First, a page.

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DON HENRY PACE v. STATE OF MISSISSIPPI

JULY 10, 1985

DON HENRY PACE
v.
STATE OF MISSISSIPPI



EN BANC.

PATTERSON, CHIEF JUSTICE, FOR THE COURT: PART I.

WALKER, PRESIDING JUSTICE, FOR THE COURT: PART II.

PART I.

 This is an appeal by Don Henry Pace from his conviction of arson by the Circuit Court of Lowndes County. He was sentenced to six (6) years confinement in the custody of the Mississippi Department of Corrections.

 The Bottom Dollar Saloon burned on April 27, 1983. Pace, the appellant, was the owner of a competing saloon called" The Rig "located across the street from the newly opened and competing business establishment.

 Terry Rhudy was a witness for the state. He testified that Pace offered him $250.00 to burn the" Bottom Dollar. "The offer was accepted and Pace suggested that Rhudy climb onto the roof of the" Bottom Dollar "and pour gasoline down the center attic ventilator shaft. According to Rhudy, in the early morning hours of April 27, 1983, by chance, he met Pace at a Jr. Food Store in Vernon, Alabama. Pace suggested that it was a good night to burn the" Bottom Dollar "and the two left in Pace's car to obtain a container for the gasoline. After returning to the Jr. Food Store with a gallon jug, Pace bought the gasoline to fill it and left for his home.

 According to Rhudy he then took an automobile belonging to Becky Hester, the night clerk at the Jr. Food Store, without her permission; drove to" The Rig "and parked behind it. He then walked across the street to the rear of the" Bottom Dollar "and climbed upon the roof, poured the gasoline down the venilator shaft, and ignited it. Thereafter he fled the scene, returned the car, and went to his home in Vernon, Alabama. Thereafter Pace paid Rhudy $80.00 for the fire and deducted the remainder of the promised $250.00 from a bar bill that he owed Pace.

 This testimony was corroborated in part by Becky Hester, who testified that she saw Rhudy and Pace having a conversation in the Jr. Food Mart Store in the early morning hours of April 27, 1983. She also stated that she had left the keys in her car on that night.

 Rhudy's sister, Glenda Hood, testified that she saw Pace come to the house where she and her brother lived and give Terry some money. Maxie Ellis, a State Fire Marshal, testified that his investigation revealed the" Bottom Dollar "

 was not forcibly entered and in his opinion it burned from the roof toward the ground.

 Pace asserts the following as the basis for reversal.

 1. The jury's verdict was against the overwhelming weight of the evidence;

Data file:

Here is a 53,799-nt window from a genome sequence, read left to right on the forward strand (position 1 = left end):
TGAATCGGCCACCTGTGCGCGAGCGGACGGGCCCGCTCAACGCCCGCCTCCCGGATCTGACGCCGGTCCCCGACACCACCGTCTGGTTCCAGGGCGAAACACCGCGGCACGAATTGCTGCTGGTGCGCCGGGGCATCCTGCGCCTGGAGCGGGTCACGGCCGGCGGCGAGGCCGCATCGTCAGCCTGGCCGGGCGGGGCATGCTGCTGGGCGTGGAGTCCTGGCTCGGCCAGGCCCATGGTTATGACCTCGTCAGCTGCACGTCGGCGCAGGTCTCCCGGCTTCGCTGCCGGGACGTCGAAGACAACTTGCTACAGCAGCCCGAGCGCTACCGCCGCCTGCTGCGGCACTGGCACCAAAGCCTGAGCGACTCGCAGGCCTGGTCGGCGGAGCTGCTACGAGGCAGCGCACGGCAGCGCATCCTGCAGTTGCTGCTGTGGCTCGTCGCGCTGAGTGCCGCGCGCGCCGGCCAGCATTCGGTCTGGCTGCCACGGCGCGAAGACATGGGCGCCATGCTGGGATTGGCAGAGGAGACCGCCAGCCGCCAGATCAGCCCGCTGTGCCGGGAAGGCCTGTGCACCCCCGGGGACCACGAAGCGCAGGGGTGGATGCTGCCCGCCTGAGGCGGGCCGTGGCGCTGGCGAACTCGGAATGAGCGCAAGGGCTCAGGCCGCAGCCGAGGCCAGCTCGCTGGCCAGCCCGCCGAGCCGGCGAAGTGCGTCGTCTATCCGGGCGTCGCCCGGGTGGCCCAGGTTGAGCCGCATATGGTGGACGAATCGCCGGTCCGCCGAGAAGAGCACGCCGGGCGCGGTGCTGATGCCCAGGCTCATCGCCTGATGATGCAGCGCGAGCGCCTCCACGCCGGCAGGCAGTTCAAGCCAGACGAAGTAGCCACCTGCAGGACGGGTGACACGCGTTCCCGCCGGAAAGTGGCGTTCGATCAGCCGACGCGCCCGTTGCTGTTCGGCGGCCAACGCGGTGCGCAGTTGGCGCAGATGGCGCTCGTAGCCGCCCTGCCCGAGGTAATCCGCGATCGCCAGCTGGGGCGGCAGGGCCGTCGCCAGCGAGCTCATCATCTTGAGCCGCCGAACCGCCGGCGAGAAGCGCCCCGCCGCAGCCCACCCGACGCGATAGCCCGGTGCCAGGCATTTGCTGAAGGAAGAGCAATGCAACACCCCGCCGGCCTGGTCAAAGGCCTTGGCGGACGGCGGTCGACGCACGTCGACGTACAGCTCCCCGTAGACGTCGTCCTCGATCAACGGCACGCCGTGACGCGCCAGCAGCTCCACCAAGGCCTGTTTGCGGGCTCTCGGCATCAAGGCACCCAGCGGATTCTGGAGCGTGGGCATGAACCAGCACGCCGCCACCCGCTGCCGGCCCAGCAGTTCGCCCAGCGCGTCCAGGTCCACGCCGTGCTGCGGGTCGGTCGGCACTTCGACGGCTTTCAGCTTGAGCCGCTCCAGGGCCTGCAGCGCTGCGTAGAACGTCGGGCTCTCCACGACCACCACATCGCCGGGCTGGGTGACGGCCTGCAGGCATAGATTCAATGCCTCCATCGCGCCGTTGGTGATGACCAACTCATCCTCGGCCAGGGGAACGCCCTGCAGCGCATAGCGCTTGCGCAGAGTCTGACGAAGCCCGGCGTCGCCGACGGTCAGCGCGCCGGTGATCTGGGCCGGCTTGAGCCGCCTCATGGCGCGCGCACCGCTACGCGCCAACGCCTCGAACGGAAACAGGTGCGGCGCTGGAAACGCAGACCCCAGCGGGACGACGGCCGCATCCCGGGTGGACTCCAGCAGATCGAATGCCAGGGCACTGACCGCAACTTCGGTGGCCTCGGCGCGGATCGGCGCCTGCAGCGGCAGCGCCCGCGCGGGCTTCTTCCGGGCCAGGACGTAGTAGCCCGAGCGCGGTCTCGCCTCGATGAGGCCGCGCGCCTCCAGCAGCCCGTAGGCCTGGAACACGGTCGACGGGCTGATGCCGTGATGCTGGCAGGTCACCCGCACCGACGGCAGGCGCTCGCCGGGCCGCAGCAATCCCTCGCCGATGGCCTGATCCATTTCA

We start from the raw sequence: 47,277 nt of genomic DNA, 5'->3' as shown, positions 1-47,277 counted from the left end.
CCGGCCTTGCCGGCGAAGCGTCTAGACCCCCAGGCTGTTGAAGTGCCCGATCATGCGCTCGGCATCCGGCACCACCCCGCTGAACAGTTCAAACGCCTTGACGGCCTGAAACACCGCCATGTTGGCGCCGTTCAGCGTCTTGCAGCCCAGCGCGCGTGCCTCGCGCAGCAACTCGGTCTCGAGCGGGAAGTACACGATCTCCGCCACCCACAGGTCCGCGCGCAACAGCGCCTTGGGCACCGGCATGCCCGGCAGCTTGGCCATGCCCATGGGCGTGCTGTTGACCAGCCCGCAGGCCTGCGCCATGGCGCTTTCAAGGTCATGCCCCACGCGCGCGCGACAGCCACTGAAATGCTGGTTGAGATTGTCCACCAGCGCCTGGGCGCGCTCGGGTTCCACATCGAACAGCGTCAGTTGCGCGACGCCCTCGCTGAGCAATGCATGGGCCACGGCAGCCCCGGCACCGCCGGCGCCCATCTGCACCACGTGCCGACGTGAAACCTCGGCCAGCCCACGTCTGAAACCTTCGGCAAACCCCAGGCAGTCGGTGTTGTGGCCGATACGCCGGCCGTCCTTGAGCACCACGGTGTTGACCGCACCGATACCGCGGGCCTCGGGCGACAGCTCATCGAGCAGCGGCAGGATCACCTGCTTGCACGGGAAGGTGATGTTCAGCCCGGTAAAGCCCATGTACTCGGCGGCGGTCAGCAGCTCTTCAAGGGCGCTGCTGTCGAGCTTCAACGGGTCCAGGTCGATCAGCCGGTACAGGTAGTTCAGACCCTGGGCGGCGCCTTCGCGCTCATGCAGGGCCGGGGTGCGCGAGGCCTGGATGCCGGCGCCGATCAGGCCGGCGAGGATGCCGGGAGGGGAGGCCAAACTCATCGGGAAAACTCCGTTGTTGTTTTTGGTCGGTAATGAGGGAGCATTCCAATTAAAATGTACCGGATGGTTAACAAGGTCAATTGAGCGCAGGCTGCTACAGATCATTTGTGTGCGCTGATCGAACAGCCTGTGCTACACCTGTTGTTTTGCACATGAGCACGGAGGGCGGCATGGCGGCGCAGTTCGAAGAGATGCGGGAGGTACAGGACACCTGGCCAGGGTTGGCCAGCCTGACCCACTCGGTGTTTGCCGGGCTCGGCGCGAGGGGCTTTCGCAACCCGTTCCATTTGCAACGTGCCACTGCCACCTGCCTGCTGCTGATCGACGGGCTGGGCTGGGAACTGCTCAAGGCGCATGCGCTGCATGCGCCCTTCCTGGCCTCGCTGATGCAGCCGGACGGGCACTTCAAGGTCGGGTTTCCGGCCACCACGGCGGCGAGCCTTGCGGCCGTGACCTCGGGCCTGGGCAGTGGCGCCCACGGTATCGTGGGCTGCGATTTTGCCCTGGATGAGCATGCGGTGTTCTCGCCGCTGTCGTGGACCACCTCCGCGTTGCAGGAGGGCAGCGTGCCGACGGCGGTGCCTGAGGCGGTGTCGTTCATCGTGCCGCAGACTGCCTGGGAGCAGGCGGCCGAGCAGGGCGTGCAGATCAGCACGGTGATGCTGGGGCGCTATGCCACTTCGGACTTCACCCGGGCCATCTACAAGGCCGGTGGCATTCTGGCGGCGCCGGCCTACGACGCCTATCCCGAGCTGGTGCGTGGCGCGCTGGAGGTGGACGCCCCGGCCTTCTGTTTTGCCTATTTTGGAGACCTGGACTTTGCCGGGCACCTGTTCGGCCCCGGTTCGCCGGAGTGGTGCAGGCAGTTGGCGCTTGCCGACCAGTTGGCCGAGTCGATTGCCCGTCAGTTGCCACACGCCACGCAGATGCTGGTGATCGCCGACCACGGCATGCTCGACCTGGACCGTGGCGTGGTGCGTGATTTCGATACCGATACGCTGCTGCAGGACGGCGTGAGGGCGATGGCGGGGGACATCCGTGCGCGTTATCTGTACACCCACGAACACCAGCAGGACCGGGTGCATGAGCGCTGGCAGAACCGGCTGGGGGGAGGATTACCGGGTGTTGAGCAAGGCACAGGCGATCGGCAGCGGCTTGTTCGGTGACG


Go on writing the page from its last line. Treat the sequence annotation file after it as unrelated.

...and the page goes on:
2. The prosecutorial misconduct in reintroduction of incompetent evidence was prejudicial as to deny Pace a fair trial;

 3. The trial court denied him the right to cross-examine a state's witness concerning possible bias, prejudice, or to make a proffer of this testimony; and

 4. The trial court's improper comments to the jury constituted reversible error.

 The first two assignments for reversal can be answered in brief. The evidence of the state amply supports Pace's conviction of arson. Rhudy's testimony is not unreasonable and it was believed by the jury. Moreover, it is consistent with the fire marshal's testimony concerning the manner in which the saloon was burned. It was also corroborated by the testimony of both Hester and Hood. We think no citation of authority is necessary to reannounce the age old principle that the jury is the trier of fact and if their verdict is supported by the evidence, we will not disturb it. So it is here. Additionally, after close examination of the record, we detect no prosecutorial misconduct which would require reversal.

 The next assignment of error concerns the scope of cross-examination permitted the defendant of Pam Franks, a state witness. On direct examination Ms. Franks testified that Pace told her that he had heard that she was the one who had reported him to the police. According to her, Pace then stated that he did not believe this was so because of what he knew about her past that could ruin her marriage. When asked by the prosecutor if she feared Pace she responded that she did not fear him physically but that she had concern for her marriage.

 On cross-examination defense counsel sought to elicit testimony about those things in her past known to Pace, that could ruin her marriage. On objection by the prosecutor to these questions, the trial court ruled that those events in her past were irrelevant and would not permit cross-examination on the subject.

 We think there can be little, if any, argument that a criminal defendant is entitled to full and adequate cross-examination of the witnesses against him. However, this general rule of law is subject to an exception when the testimony sought to be elicited concerns the credibility of a witness. In Tokman v. State, 435 So.2d 664, 668 (Miss. 1983), we stated:

 In Shanklin v. State, 290 So. 2d 625, 627 (Miss. 1974), we stated:" A defendant can, of course, question a witness to determine his credibility as a witness; but as to how far afield the testimony may be extended is largely within the sound discretion of the trial judge. ". . .

 It follows, we think, that witnesses are not to be subjected to undue embarrassment or harassment unless necessary to the trial, for to do so would likely cause members of the public to be hesitant to become witnesses. Gilmer v. State, 271 So. 2d 738 (Miss. 1973). Moreover, cross-examination on an irrelevant point is not permitted. See Blair v. State, 445 So. 2d 1373 (Miss. 1984). Presently the defendant contends that he ...


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